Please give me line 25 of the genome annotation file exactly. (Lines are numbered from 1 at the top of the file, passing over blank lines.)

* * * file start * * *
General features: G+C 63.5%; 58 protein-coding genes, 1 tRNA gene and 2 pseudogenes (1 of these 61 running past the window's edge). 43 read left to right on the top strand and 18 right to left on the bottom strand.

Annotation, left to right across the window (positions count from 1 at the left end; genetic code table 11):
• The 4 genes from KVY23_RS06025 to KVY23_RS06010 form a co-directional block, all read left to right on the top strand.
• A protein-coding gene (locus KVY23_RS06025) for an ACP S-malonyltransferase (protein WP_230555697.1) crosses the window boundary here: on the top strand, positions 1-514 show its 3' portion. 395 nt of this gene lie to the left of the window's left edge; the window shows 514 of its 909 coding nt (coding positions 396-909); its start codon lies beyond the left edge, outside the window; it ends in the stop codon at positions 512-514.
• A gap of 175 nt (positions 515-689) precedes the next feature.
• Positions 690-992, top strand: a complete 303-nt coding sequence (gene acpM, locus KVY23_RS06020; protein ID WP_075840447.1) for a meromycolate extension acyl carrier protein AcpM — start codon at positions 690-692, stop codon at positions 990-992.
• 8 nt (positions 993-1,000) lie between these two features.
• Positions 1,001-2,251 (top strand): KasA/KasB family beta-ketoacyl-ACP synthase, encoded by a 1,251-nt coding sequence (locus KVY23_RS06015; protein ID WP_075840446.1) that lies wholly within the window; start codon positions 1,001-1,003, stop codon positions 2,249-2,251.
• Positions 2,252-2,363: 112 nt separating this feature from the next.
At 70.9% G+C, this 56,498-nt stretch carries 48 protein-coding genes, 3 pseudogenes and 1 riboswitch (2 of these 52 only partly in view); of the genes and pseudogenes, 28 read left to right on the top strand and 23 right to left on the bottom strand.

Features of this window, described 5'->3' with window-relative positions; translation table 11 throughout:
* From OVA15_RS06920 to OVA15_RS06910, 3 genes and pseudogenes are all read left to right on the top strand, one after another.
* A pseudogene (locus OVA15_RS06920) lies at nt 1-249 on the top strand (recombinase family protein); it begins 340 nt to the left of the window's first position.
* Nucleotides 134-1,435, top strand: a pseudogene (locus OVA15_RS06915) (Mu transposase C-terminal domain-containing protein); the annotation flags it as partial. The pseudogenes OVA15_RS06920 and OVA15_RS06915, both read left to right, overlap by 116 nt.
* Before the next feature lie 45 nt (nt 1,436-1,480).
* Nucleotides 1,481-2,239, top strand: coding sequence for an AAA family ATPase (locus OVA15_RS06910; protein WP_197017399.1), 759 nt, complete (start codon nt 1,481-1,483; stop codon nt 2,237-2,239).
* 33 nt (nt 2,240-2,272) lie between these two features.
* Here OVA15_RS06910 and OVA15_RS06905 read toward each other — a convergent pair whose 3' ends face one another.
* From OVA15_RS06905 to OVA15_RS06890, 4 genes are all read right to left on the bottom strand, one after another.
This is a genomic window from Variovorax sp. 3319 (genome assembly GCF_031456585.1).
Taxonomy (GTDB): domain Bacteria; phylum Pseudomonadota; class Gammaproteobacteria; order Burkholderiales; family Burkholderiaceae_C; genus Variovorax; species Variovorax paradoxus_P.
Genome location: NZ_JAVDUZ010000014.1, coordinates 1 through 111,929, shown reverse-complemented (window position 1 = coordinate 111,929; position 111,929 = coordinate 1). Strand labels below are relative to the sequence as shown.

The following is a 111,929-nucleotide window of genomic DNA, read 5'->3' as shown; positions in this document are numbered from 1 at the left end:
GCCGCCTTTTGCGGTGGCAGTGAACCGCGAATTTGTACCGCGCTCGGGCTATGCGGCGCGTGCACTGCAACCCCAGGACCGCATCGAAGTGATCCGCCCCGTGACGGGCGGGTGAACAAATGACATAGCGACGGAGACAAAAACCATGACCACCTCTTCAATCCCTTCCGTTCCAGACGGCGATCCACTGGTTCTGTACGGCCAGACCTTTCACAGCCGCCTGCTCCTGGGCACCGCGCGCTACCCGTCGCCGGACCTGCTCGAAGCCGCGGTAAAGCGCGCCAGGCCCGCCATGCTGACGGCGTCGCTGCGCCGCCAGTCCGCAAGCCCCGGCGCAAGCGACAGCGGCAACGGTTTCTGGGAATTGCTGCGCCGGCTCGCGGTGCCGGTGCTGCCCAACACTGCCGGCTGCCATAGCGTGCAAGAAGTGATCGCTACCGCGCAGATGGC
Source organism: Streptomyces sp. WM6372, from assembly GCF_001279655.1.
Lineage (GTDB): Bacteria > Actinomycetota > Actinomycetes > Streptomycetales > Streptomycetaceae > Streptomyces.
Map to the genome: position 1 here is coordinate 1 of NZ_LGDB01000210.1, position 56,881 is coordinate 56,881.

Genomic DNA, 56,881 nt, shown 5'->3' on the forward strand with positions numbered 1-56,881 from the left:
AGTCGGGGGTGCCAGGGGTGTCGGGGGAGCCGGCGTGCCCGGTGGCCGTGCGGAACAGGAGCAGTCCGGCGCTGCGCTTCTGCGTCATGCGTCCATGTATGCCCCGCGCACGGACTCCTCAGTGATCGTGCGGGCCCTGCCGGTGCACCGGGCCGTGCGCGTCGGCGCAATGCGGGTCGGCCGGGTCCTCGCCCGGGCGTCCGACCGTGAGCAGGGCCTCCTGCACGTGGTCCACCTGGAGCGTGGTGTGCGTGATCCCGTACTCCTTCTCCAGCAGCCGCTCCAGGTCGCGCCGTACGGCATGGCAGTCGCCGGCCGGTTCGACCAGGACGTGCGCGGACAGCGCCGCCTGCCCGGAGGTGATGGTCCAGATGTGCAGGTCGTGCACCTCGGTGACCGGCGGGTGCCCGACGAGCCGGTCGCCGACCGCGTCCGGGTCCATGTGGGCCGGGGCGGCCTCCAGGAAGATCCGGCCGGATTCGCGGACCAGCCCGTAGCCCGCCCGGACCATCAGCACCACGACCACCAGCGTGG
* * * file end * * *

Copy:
Source organism: Streptomyces sp. WM6372, from assembly GCF_001279655.1.